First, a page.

(FORTUNE Magazine) – ELECTRONICS FOR IMAGING -- After building one successful company, Efi Arazi, 56, is now on his second. In 1988, Arazi left Scitex Corp., the $550-million-a-year manufacturer of graphic design and publishing hardware he founded in Israel in 1968, to launch Electronics for Imaging. With EFI, Arazi is helping to move the still largely black and white world of desktop publishing to its next phase: affordable and consistent color reproduction. The company, in San Mateo, California, holds several commercial patents and designs products that can deliver professional printing results for almost any computer user. EFI's main product is the Fiery color controller. When linked to a personal computer and a color copying machine, the Fiery enables the copier to operate as a high-speed color printer. It can also scan a photograph from the copier into a computer file. EFI sells the Fiery through the largest makers of color copiers and their dealers: Canon, Xerox, Kodak, and Belgium's Agfa. Users include publishers like R.R. Donnelley and American Greetings, as well as companies in other industries that buy the Fiery to do in-house publishing and graphics work. The unit costs $20,000 to $38,000, depending on printing speed and features. David Nelson, an analyst with Lehman Brothers, forecasts net income to rise 81% in 1993, to $12 million, on a 75% increase in revenues, to $90 million. The stock traded recently on Nasdaq at $19.75, or 21 times Nelson's estimate of 1993 earnings per share. EFI also designs software to enhance and edit color images. With Cachet, for example, a user can work on a photograph that has been scanned into a computer file, altering exposure, color, and overall dimensions. MacUser magazine chose Cachet as the best new Macintosh software for 1992. Cachet contains a patented color-management system, called EFIColor, that reduces distortions in color that occur in different printers. The company recently licensed EFIColor to Quark, a publishing software maker in Denver, for use in a new version of QuarkXPress that will be shipped in June. CEO Arazi says it will be only a matter of time before larger companies like Apple and Adobe move into similar color applications. ''I'm bracing myself for a lot more competition,'' he says. ''But EFI has maneuverability. When seasoned people start a software company, they can turn on a dime.''

KRONOS -- Kronos Inc. has updated the century-old time clock for the modern era. It manufactures Timekeeper Central, a computer that keeps track of payroll data for thousands of employees who ''punch in'' to the unit with magnetic cards. Timekeeper, which runs on Kronos's software, monitors overtime, generates labor-management reports used for scheduling employee shifts, and communicates with a company's central payroll office. Timekeeper systems cost $1,300 to $250,000, depending on how many employees a company has and the type of operating system it uses. Customers include Sears stores, Marriott, and big manufacturers like General Electric and Pillsbury. Kronos founder and CEO Mark Ain has expanded the company's expertise in labor-management devices into more general industrial data collection. Using technology similar to Timekeeper's, new Kronos products track inventories and manage shipping and receiving. Rick Martin of the Chicago Corp. brokerage house expects earnings of the company, in Waltham, Massachusetts, to climb 35% in 1993, to $5 million, on a 16% rise in revenues, to $71 million. The stock traded recently on Nasdaq at $16, or 16 times Martin's estimate of 1993 earnings per share.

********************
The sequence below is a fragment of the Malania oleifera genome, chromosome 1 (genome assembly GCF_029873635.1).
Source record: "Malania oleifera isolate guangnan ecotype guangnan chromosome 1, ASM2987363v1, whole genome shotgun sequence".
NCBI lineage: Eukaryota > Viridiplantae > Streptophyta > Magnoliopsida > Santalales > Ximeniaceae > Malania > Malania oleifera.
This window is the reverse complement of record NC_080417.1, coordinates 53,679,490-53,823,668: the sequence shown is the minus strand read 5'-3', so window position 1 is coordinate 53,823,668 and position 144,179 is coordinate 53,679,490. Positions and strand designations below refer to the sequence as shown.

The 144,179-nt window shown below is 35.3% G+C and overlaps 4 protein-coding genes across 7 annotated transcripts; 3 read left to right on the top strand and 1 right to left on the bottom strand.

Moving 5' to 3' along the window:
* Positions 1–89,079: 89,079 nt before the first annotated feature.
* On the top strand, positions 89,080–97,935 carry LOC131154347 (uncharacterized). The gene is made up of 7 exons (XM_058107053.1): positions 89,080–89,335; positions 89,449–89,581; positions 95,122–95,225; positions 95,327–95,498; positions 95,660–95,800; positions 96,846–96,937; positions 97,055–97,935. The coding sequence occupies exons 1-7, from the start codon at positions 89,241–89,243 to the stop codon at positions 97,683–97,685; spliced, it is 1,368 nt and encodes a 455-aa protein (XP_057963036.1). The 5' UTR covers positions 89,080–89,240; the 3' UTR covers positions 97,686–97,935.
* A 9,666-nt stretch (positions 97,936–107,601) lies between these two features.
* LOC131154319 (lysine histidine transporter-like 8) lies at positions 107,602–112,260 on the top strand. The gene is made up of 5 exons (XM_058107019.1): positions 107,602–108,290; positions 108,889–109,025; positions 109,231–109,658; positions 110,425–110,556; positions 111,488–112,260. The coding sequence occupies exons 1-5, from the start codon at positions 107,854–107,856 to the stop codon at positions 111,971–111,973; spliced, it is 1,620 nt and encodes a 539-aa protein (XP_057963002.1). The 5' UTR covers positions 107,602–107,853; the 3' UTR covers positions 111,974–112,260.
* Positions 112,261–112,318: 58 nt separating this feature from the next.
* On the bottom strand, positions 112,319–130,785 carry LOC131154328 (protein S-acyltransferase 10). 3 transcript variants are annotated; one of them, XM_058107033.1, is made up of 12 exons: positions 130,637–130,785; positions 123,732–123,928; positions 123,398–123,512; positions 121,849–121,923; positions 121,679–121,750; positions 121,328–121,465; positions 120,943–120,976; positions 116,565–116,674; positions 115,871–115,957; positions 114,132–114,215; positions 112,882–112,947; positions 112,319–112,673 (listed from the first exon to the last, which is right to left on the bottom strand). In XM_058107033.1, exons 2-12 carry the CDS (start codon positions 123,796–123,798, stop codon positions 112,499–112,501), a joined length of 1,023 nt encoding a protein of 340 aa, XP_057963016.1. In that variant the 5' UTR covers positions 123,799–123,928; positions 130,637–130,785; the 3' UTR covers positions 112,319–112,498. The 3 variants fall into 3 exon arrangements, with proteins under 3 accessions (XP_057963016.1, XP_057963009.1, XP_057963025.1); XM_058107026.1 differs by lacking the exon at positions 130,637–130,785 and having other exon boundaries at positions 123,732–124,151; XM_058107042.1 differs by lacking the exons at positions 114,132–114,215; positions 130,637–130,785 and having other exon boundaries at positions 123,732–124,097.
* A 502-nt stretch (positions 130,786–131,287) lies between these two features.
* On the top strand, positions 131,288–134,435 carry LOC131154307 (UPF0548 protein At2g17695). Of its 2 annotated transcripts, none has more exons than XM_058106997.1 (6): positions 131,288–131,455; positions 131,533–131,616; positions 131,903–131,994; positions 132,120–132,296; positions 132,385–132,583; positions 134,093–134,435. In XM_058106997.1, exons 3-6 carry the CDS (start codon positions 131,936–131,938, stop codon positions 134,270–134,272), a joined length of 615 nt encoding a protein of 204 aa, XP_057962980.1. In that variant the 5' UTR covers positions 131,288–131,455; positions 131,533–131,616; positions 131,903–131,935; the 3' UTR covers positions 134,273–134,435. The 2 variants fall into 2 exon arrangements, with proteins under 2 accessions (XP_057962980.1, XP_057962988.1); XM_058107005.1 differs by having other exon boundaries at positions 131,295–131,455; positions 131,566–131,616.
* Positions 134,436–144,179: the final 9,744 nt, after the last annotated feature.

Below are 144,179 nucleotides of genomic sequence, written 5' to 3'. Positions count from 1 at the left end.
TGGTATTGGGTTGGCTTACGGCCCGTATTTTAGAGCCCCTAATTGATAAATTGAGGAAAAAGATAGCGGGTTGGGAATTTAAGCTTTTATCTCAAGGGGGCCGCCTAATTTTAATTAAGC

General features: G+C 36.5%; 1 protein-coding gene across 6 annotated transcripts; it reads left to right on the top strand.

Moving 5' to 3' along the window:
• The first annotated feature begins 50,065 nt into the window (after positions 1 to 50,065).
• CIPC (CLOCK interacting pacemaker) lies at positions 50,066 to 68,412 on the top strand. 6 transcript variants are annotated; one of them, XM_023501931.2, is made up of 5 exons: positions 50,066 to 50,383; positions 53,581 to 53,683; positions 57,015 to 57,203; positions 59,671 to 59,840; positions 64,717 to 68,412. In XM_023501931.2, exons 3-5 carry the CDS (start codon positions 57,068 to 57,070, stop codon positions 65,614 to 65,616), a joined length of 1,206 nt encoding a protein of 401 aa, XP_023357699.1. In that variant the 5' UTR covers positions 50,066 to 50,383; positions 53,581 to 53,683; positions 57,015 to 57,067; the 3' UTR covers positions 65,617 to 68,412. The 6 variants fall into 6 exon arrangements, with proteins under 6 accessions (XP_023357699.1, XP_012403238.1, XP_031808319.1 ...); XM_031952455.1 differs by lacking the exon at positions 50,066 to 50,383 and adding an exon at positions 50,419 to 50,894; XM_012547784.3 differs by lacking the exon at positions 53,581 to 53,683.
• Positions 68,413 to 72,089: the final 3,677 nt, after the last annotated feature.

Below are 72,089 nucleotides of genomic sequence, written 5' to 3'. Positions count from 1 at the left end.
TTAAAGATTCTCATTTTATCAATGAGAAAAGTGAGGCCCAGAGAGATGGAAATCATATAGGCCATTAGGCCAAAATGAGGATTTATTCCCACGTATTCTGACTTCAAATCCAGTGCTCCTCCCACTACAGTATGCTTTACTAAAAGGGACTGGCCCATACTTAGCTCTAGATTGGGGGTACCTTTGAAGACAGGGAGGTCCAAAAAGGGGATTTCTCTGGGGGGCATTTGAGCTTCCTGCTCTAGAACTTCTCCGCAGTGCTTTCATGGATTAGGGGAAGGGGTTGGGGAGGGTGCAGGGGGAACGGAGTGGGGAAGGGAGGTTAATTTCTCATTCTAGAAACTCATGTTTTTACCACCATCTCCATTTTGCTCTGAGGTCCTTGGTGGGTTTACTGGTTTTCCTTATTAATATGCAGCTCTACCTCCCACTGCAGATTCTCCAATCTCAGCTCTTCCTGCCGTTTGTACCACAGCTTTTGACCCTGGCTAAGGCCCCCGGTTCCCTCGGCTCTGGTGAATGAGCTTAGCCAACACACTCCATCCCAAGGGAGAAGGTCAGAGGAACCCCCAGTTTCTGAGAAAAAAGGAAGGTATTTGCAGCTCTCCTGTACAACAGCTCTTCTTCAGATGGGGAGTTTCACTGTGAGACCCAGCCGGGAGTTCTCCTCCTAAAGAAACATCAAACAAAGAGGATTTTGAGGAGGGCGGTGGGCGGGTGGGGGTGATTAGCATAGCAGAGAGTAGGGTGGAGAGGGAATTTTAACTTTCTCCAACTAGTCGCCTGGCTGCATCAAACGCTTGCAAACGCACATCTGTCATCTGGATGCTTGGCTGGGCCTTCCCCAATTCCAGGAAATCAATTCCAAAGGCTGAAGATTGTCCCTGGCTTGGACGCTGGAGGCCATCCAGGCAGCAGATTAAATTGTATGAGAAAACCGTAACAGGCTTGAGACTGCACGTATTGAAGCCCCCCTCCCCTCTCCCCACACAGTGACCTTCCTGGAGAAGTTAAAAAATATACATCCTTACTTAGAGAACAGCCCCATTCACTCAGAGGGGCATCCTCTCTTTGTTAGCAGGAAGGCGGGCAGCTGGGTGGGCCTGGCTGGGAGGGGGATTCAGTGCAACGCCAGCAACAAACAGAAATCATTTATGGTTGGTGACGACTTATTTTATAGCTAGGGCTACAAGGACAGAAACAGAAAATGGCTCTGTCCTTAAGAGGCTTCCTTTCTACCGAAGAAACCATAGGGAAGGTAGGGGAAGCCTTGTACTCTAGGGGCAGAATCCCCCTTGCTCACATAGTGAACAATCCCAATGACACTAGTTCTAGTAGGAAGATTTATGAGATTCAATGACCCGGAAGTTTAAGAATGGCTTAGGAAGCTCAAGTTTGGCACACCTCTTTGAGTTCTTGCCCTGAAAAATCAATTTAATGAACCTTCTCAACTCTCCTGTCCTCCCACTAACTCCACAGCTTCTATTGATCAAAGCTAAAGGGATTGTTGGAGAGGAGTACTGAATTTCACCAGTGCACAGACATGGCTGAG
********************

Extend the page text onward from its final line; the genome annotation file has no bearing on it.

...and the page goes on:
COOKER RESTAURANTS -- Cooker knows how to keep hungry customers happy. It focuses less on theme dining and more on good service and hefty portions. With 23 company-owned bar and grilles in Ohio, Tennessee, Florida, and three other states, Cooker specializes in American basics. Get ready for pot roast, meatloaf, ribs, and chicken. Its success may be part of a larger trend, as people left hungry by lean servings of shrimp and salads tear into heartier fare. ''We do offer a lot of meat dishes,'' says CFO William Esch. ''But we try to have a varied menu with a wide assortment of salads and vegetables.'' Revenues per restaurant average $3.25 million annually, among the highest for casual full-service establishments. Cooker, in Columbus, Ohio, plans to open at least five more restaurants in 1993 and 12 in 1994. Elliott Schlang at Kidder Peabody in Cleveland expects net income to increase 36% in 1993, to $5.4 million, on a 40% rise in revenues, to $74.3 million. The stock traded recently on Nasdaq at $22.50, or 33 times Schlang's estimate of 1993 estimate of earnings per share. The company tries to keep turnover low by offering stock ownership to all employees.